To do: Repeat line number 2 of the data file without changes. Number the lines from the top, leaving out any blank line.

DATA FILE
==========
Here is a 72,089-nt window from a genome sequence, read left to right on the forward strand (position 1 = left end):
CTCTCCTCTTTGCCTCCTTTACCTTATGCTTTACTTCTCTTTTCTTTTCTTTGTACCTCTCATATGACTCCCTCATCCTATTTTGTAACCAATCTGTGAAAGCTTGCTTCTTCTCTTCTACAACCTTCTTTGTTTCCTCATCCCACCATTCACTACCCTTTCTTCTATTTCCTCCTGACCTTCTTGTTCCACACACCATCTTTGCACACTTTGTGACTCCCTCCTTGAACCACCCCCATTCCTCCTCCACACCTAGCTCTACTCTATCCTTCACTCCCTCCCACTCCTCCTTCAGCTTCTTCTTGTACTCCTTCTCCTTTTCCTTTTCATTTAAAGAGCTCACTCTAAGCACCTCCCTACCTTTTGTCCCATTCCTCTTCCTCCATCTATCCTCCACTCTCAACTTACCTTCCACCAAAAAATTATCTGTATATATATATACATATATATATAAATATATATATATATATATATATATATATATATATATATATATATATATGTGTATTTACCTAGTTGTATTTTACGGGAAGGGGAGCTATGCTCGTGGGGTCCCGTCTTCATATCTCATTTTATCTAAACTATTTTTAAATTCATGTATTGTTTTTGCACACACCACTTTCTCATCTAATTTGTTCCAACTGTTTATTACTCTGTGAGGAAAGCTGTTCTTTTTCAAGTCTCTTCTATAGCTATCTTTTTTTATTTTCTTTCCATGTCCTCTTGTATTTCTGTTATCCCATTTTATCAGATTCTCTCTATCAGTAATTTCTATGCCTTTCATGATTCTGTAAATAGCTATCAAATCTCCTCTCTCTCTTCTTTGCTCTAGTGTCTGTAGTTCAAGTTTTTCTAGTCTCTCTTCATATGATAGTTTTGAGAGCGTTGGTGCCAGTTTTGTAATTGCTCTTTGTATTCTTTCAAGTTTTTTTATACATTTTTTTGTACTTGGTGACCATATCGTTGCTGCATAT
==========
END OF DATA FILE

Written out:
CTCTCCTCTTTGCCTCCTTTACCTTATGCTTTACTTCTCTTTTCTTTTCTTTGTACCTCTCATATGACTCCCTCATCCTATTTTGTAACCAATCTGTGAAAGCTTGCTTCTTCTCTTCTACAACCTTCTTTGTTTCCTCATCCCACCATTCACTACCCTTTCTTCTATTTCCTCCTGACCTTCTTGTTCCACACACCATCTTTGCACACTTTGTGACTCCCTCCTTGAACCACCCCCATTCCTCCTCCACACCTAGCTCTACTCTATCCTTCACTCCCTCCCACTCCTCCTTCAGCTTCTTCTTGTACTCCTTCTCCTTTTCCTTTTCATTTAAAGAGCTCACTCTAAGCACCTCCCTACCTTTTGTCCCATTCCTCTTCCTCCATCTATCCTCCACTCTCAACTTACCTTCCACCAAAAAATTATCTGTATATATATATACATATATATATAAATATATATATATATATATATATATATATATATATATATATATATATATGTGTATTTACCTAGTTGTATTTTACGGGAAGGGGAGCTATGCTCGTGGGGTCCCGTCTTCATATCTCATTTTATCTAAACTATTTTTAAATTCATGTATTGTTTTTGCACACACCACTTTCTCATCTAATTTGTTCCAACTGTTTATTACTCTGTGAGGAAAGCTGTTCTTTTTCAAGTCTCTTCTATAGCTATCTTTTTTTATTTTCTTTCCATGTCCTCTTGTATTTCTGTTATCCCATTTTATCAGATTCTCTCTATCAGTAATTTCTATGCCTTTCATGATTCTGTAAATAGCTATCAAATCTCCTCTCTCTCTTCTTTGCTCTAGTGTCTGTAGTTCAAGTTTTTCTAGTCTCTCTTCATATGATAGTTTTGAGAGCGTTGGTGCCAGTTTTGTAATTGCTCTTTGTATTCTTTCAAGTTTTTTTATACATTTTTTTGTACTTGGTGACCATATCGTTGCTGCATAT